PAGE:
“His major comment was always ‘larger, wilder, more creaturelike,’” Barbara Walczak says of Balanchine in Repertory in Review, “especially in the case of the very long-legged ballerinas. He seemed to be asking for more than anyone was able to give. In addition, all of the ballerinas were very tense about this role.”
They knew Odette wasn’t in their comfort zone, so much so that some would have been happier without the test. As Jacques d’Amboise relates in his fabulous new memoir, I Was a Dancer, the super-leggy Tanaquil Le Clercq “didn’t want to be the Swan Queen, ‘I’m not a swan, I’m a crane,’ she’d protest. But she forced herself to be a swan for Balanchine. He would push her onstage—literally, he would stand in the wings and shove her on . . .”
Maria Tallchief, who premiered the role in 1951, has said, “It was one of the most difficult things I ever did. I remember when George choreographed it; I could see what he wanted, but then I couldn’t do it. I think that he perhaps had in mind Spessivtzeva [a Russian], whom he always admired.”
Balanchine’s Swan Lake comes in and out of nycb repertory—large, wild, creaturelike—but as of 1999 there has also been a full-length Swan Lake in rep, the work of Peter Martins. This production has abstract backdrops by Per Kirkeby, the most effective being the tangle of blue-black paint drips that looms over the lakeside scenes and suggests a neurological storm. It’s a decor that wouldn’t have been out of place in Aronofsky’s Black Swan. Indeed, when the Martins production was performed this past February at nycb, all the Swan Lakes were sold out and Black Swan fever was heating up the house. Or was it Oscar fever? No matter. Joyless as it is, Aronofsky’s Oscar-winning film has put ballet front and center in the cultural conversation. And while the Martins production remains thin and flat, rushing the tempi radically, and the nycb corps often does look more like cranes than swans, the company has a bona fide Odette in Sara Mearns.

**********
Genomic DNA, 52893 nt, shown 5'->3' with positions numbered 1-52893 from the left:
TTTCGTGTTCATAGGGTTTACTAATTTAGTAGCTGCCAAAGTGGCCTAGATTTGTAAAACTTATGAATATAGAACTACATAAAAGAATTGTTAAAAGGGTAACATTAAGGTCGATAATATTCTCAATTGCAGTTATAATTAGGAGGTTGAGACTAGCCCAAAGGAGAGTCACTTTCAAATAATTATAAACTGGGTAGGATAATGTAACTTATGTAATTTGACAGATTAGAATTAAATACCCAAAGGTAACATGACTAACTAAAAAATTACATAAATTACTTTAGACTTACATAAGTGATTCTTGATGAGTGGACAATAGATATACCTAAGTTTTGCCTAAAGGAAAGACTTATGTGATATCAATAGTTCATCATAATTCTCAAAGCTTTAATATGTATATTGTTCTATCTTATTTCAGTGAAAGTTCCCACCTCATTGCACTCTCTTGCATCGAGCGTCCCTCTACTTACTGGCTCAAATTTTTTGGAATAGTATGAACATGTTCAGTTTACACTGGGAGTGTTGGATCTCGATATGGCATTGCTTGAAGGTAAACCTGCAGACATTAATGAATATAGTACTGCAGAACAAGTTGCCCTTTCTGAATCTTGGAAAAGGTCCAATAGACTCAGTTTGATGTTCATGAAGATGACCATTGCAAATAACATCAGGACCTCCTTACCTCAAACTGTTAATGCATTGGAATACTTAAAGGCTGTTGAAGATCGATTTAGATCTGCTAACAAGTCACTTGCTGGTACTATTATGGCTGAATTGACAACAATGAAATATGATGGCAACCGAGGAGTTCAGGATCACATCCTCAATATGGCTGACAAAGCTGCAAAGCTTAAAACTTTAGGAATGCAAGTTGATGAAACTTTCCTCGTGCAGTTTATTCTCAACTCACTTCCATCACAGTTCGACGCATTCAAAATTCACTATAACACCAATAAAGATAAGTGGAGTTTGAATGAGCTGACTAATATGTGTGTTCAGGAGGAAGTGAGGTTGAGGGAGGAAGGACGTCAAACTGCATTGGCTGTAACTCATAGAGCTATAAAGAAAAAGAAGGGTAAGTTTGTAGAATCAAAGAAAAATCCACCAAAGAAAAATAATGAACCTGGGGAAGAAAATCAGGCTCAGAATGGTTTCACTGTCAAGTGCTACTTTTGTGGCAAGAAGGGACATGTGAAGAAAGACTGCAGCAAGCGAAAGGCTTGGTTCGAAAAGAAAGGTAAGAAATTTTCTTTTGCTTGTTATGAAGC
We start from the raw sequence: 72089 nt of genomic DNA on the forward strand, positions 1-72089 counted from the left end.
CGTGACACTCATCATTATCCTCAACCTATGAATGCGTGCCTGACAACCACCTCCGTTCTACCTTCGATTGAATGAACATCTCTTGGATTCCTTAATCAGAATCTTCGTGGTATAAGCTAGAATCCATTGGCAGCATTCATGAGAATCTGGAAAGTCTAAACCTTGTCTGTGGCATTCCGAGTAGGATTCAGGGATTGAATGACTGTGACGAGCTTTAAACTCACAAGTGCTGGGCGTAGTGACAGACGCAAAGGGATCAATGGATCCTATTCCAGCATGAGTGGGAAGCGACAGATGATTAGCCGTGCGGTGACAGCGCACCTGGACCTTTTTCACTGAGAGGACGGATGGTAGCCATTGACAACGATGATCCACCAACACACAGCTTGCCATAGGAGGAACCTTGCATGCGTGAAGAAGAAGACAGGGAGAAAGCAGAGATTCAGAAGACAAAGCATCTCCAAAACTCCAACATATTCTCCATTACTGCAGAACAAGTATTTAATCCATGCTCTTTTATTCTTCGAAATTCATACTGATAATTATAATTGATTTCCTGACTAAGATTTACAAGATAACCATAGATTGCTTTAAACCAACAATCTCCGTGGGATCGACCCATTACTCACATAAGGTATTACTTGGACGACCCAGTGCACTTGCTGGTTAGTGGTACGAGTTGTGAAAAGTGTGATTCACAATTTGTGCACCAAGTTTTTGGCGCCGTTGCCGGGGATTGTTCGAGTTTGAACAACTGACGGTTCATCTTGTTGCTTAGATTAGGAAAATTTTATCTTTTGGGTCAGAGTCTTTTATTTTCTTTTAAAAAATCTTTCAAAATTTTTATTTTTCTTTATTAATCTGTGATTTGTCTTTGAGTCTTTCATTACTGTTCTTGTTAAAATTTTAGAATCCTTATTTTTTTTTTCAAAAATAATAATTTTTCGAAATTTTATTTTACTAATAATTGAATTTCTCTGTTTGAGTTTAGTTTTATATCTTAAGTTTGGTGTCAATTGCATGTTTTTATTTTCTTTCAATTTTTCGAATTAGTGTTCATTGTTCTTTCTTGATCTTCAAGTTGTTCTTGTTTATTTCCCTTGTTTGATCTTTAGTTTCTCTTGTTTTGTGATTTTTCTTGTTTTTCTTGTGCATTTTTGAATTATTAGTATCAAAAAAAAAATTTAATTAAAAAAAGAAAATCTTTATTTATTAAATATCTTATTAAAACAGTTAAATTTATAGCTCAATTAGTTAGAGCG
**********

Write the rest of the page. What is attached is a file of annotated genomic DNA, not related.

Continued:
Mearns joined nycb in 2004 and her rise has been as steady as the tide coming in. She danced a premature Swan Lake (the Martins) in 2006, when injuries among the principals left the role open to underlings. I didn’t see her in the part but balletomanes were buzzing—she’d handled herself with aplomb. Mearns has long legs and long, strong feet, but she doesn’t have a typical City Ballet bee body. She’s wide in the shoulders, wide in the ribcage, even wide in the face, with a square Grace Kelly jawline and high wide cheekbones. In contrast she has a tiny waist. But then there’s the overdeveloped leg muscles. So she’s a constellation of extremes that add up to lush, plush power.
In 2007, when Mearns danced the role of Lilac Fairy in The Sleeping Beauty, it all came together. Unusual among women at NYCB, where épaulement is on the skimpy side, she used the broad set of her shoulders and ribs to find amplitude, a serene space around torso, head, and neck. This wreath of space—a feeling of sovereignty—is necessary to ballerina roles and to Lilac Fairy in particular, though today it’s less common, perhaps because so much contemporary choreography doesn’t require it and actually doesn’t want it. Mearns’s dancing had a fullness we’re not used to seeing at NYCB, where linear sweep is the rule, and it set her apart.
She wasn’t, however, without challenges. As Sugar Plum in The Nutcracker, it was discernible that Mearns’s turnout, the way the thigh rotates open at the hip, was not quite “easy.” Moving the leg en l’air, through à la seconde and back into arabesque, there was something awkward, a bit of a hitch. And yet her concentrated attack, her continuing reach, was impressive. It was intelligence at work—you could see it—but it’s hard to say whether it was the body leading the brain or the brain—the will!—pushing through the technical kink. This is one of the mysteries of ballet dancing as an art and why prescriptions of “more books, more sex” are irrelevant. The iridescence of a dance performance happens almost ecologically, within the fertile mix of training, hunger, heat, rehearsal, muscle, mettle, and music. Out of this emerges the flash of the dragonfly, the refraction of the marsh, the metaphysics of the swan.
Mearns just kept besting the problems. In Jewels, in 2008, when she debuted as the lead in “Diamonds,” her authority was complete. Her turnout in the role’s revolved and shifting extensions was smooth, and she counterpointed those whorling arabesques and ebullient spirals with a chilly stillness in sous-sus (“under-over”—a position on pointe in which the legs and feet catch together so tightly only the front leg is visible). An unmelting icecap, Mearns seemed to expand the role’s height and horizons. Precocious, she understood “Diamonds” better than many seasoned dancers before her, including Kyra Nichols, who couldn’t help pulling the role in around herself like a fur collar, selling it a little, melting it.